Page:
While many are happy to take an “extra” hour of sleep Monday, Nov. 6, a new book by University of Oregon associate professor of management David Wagner and others builds on his thought provoking case for ending Daylight Saving Time, delving deeper into the other ways a good night’s sleep makes for a safer, happier, more productive world.
In Work and Sleep, Wagner, and his coeditors Christopher Barnes of Foster School of Business at the University of Washington, Julian Barling, and Erica Carlton bring together work by experts in the field to examine the many ways poor sleep hinders productivity, job performance, logic, and satisfaction. Wagner’s chapters primarily address the impact of sleep on wellness and the work-life interface.
Earlier studies by Wagner and Barnes looked at task performance and safety. In them, the authors assert that the 40 minutes or so of sleep most people lose when their body clock is trying to catch up after setting the clocks ahead in spring can lead to idleness at work, lack of awareness in moral judgment situations, and even on-the-job injuries. In one study, miners returning to work the Monday after turning the clock back suffered a 6 percent increase in injuries, which translated into a staggering 65 percent increase in lost workdays.
“It suggests these were really gruesome injuries,” Wagner said.
In another study, Wagner found white collar workers returning the Monday after DST spent additional time “cyberloafing,” or checking personal email and surfing the web for non-work purposes. Though not a physical threat, the latter does pose as a threat to a firm’s bottom line, costing millions in lost productivity.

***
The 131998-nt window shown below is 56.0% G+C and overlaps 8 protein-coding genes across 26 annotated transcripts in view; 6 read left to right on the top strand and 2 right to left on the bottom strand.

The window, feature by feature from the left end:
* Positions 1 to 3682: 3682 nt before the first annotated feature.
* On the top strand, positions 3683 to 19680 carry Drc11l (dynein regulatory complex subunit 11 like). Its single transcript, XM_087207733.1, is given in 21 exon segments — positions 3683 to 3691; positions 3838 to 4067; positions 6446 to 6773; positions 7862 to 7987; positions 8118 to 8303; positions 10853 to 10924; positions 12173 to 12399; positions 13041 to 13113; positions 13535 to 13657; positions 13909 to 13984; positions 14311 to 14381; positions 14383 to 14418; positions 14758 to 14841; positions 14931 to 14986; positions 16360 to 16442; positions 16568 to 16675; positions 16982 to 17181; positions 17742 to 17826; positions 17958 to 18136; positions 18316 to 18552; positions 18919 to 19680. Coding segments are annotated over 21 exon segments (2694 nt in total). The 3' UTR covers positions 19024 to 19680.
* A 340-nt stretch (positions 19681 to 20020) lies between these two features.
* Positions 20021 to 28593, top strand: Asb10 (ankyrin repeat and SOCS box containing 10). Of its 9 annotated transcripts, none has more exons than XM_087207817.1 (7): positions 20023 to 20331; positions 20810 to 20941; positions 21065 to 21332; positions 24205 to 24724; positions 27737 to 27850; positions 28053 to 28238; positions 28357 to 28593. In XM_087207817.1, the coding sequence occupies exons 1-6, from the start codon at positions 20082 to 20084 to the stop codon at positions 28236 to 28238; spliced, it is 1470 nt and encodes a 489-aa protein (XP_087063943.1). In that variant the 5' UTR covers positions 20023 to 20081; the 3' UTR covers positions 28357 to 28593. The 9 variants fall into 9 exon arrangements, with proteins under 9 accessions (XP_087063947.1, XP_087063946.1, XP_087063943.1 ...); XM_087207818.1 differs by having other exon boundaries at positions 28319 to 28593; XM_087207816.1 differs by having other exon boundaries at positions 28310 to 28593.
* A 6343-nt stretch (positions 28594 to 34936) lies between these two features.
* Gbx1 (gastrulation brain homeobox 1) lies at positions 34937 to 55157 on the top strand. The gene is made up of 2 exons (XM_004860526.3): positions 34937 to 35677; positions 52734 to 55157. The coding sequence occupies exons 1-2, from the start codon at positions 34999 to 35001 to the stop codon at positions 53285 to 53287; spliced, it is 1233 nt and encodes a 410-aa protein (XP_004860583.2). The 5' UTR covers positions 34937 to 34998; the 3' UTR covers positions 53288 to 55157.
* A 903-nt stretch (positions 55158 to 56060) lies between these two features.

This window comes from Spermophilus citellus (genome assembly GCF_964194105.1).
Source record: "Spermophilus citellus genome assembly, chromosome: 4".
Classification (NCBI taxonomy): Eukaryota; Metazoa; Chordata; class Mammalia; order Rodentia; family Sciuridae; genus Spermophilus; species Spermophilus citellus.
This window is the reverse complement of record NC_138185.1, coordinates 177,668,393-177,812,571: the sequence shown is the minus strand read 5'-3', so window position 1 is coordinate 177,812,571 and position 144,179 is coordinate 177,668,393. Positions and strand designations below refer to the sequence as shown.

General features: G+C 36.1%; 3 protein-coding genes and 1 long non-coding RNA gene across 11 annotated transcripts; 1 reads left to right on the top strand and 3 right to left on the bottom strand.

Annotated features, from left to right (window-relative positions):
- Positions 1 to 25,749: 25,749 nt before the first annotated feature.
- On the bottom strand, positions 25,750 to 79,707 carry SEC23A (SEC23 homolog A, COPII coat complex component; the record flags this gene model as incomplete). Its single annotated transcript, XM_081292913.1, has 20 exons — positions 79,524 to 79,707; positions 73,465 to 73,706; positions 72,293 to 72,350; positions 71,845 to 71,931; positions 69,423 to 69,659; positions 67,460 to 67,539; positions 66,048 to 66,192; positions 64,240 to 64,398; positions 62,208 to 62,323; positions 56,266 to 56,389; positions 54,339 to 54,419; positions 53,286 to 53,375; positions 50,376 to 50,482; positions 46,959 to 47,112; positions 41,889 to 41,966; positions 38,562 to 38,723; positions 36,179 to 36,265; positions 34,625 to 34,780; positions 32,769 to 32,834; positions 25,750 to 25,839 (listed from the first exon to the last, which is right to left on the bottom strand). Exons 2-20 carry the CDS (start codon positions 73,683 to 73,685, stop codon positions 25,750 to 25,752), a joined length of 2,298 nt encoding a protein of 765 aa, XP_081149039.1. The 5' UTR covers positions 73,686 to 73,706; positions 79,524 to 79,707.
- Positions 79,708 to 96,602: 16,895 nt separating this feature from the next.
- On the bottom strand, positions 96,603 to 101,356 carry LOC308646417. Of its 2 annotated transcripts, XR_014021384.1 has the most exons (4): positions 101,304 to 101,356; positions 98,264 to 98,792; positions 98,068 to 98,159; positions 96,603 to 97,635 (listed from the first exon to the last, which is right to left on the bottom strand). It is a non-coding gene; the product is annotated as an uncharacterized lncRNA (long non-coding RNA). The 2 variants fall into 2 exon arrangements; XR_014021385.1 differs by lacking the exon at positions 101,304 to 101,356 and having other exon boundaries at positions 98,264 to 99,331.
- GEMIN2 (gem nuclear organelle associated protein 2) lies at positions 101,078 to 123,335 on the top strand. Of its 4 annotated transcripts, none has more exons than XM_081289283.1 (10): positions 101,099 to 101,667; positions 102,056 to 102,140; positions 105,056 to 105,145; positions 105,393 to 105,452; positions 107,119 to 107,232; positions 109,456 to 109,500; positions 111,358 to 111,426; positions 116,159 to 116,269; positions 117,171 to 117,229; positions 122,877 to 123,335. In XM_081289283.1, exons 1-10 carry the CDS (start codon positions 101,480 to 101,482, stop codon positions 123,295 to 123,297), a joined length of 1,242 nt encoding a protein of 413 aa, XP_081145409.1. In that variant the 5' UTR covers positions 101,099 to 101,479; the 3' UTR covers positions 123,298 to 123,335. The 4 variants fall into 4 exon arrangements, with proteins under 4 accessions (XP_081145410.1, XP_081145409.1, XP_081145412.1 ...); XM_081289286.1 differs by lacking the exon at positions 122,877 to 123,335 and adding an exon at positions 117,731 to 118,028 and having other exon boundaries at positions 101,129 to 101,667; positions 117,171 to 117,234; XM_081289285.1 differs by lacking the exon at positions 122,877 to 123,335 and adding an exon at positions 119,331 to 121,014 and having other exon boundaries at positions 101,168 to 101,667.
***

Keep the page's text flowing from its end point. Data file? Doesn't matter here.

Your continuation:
In another study Wagner and colleagues, including lead author and Lundquist PhD candidate Jeff Gish, recruited 80 Lundquist College students and found that students who stayed up all night were less able to identify good opportunities when compared to well-rested students. Gish and Wagner asked half of the students to sleep regularly, and the other half to play board games and complete other activities all night. In the morning, they asked both groups to evaluate several startup opportunities submitted as a part of the college’s New Venture Championship. Students who got a healthy amount of shut-eye tended to choose the same investment opportunities as the NVC’s panel of experts. However, students who took part in the “all-nighter” chose the ventures the experts deemed too risky for investment.
“They were unable to weed out the bad bets,” Wagner said. “One can imagine how being unable to distinguish between good ideas and logically unsound ones could be problematic.”
In other words—we humans need sleep. Yet many of us just aren’t getting it.
In another finding mentioned in the book, those who work late tend to “borrow” time from their sleep bank, not from other areas of their life.
“Time is a finite resource, people ‘borrow’ time from sleep to meet increasing work and family demands,” the authors noted.
This, in turn, creates a cycle of sleepiness at work, which leads to job dissatisfaction, which can lead to sleepless nights, among other woes.
Overall, the authors argue that a lack of sleep can have tremendous impact on one’s performance (work) and social (non-work, non-sleep) functionality—both of which are essential to wellness and overall happiness.
But not everyone is running on a deficit of Zzzs. Wagner is thrilled to see organizations and the media starting to take the matter of good sleep seriously. He points to Arianna Huffington—who seriously injured herself after passing out at her computer—and her subsequent Sleep Revolution movement, and others for bringing healthy sleep habits to the fore.
“Sleep is not a luxury,” Wagner said. “It’s as important as oxygen.”